In her second term as a board member, she said she joined the board to become more involved in the community. “Now I’m in it because I’ve seen what a great link CNA can be between local government and our neighborhood, and that we can really add value and fun to our neighborhood,” she said. “I love Concordia!”
She added that the CNA board hosted candidate and city charter reform forums during her term and that she hopes the board will “continue to bring city government to our neighborhood level so that we can have a really democratic process to things.”
The board member said she’s also excited about the University of Oregon locating its new campus in Concordia and hopes this will lead to a mutually beneficial relationship between the school and the neighborhood.
It’s clear from her words that she’s a Concordia booster. “I almost feel guilty with how little I leave the neighborhood, but with spots like Gabbiano’s, our food cart pod, Flour Market, and more, it’s tough,” she said. “We’re also right between Alberta and Fernhill parks, which I think are two of Portland’s best. And of course, there are so many interesting, kind and fun people! I love seeing neighbors and catching up.”
Megan Gobble was elected to represent Southwest 2. Residing on 29th Ave nue a nd Sumner Street, G o b ble a nd her husband, Patrick, have a grown daughter as well as three grandchildren living nearby. Gobble has lived in Portland for 27 years, seven of those in Concordia.
A recently retired nurse and engineer, Gobble serves as secretary of the Columbia River Volkssport Club, a walking group, and is also a landlord. She has worked as a nurse for the VA and has been active in Girl Scouts, Sierra Club, PTA and square dancing. She holds bachelor’s degrees in physical sciences as well as nursing. Her goals as a board member include keeping Concordia diverse, promoting usable alleys and working with local businesses, families, and the University of Oregon.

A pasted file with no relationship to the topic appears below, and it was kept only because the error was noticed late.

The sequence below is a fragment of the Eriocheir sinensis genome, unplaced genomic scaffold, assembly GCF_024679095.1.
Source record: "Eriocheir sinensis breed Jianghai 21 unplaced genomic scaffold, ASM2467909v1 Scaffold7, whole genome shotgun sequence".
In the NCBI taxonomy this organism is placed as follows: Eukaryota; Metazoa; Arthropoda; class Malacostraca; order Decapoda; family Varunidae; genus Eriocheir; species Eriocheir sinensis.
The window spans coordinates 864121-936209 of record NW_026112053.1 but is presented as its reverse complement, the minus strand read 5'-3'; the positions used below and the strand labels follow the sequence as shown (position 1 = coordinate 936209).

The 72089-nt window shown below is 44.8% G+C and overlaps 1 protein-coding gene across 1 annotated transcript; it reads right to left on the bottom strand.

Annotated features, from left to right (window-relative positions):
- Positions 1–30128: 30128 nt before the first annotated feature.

Gobble said Concordia is noted for its accessibility: “Shopping, dining, entertainment, all can be done without using a car. And the eclectic nature of our streets and houses, 110-plus-year-old bungalows next to modern townhomes, makes it fun to walk and enjoy the view.”
Matt Roberts was elected to the Northwest 2 position. Married with two adult children, Roberts does not live in Concordia but noted that he serves as the University of Oregon’s assistant vice president for community relations, and will gladly answer questions from folks about the new UO campus, located on the grounds of the former Concordia University.
“Essentially, I am the UO’s statewide liaison to local governments, neighborhoods, public agencies and many business and economic development organizations,” he said. “My office also oversees a good portion of the university’s support of external non-profit organizations.”
Roberts said he wanted to serve on the board because, “the University of Oregon would like to be fully engaged in the neighborhood and one of the best ways to learn how we can be helpful and good neighbors is through membership in the Community Association. Being new to the neighborhood, I’m here to learn and offer the university’s expertise in problem solving and convening.”
Astrid Furstner was elected to the East 2 position. She and her husband, Brent, have one daughter and three dogs and live near 36th Avenue and Liberty Street. A resident of Concordia for six years, she is a woodworker, and her husband makes guitars. She said they can often be found at markets around town.
“I am a proud member of the Portland Indigenous Marketplace group of vendors and often participate in many BIPOC events.” A Latina immigrant as well as an indigenous Salvadoran, Furstner said she values diversity in Concordia and hopes to be “a voice for our pocket of the neighborhood in Northeast Concordia.”
When asked what she likes about Concordia, Furstner said her neighbors are “extraordinary,” and “we tend to keep a lookout for each other and have a genuine sense of friendship.”
CNews Editor Rob Cullivan is a veteran journalist, publicist and grant writer who has written about everything from rock ‘n’ roll to religion. He possesses a deep affection for writers and photographers who hit deadline.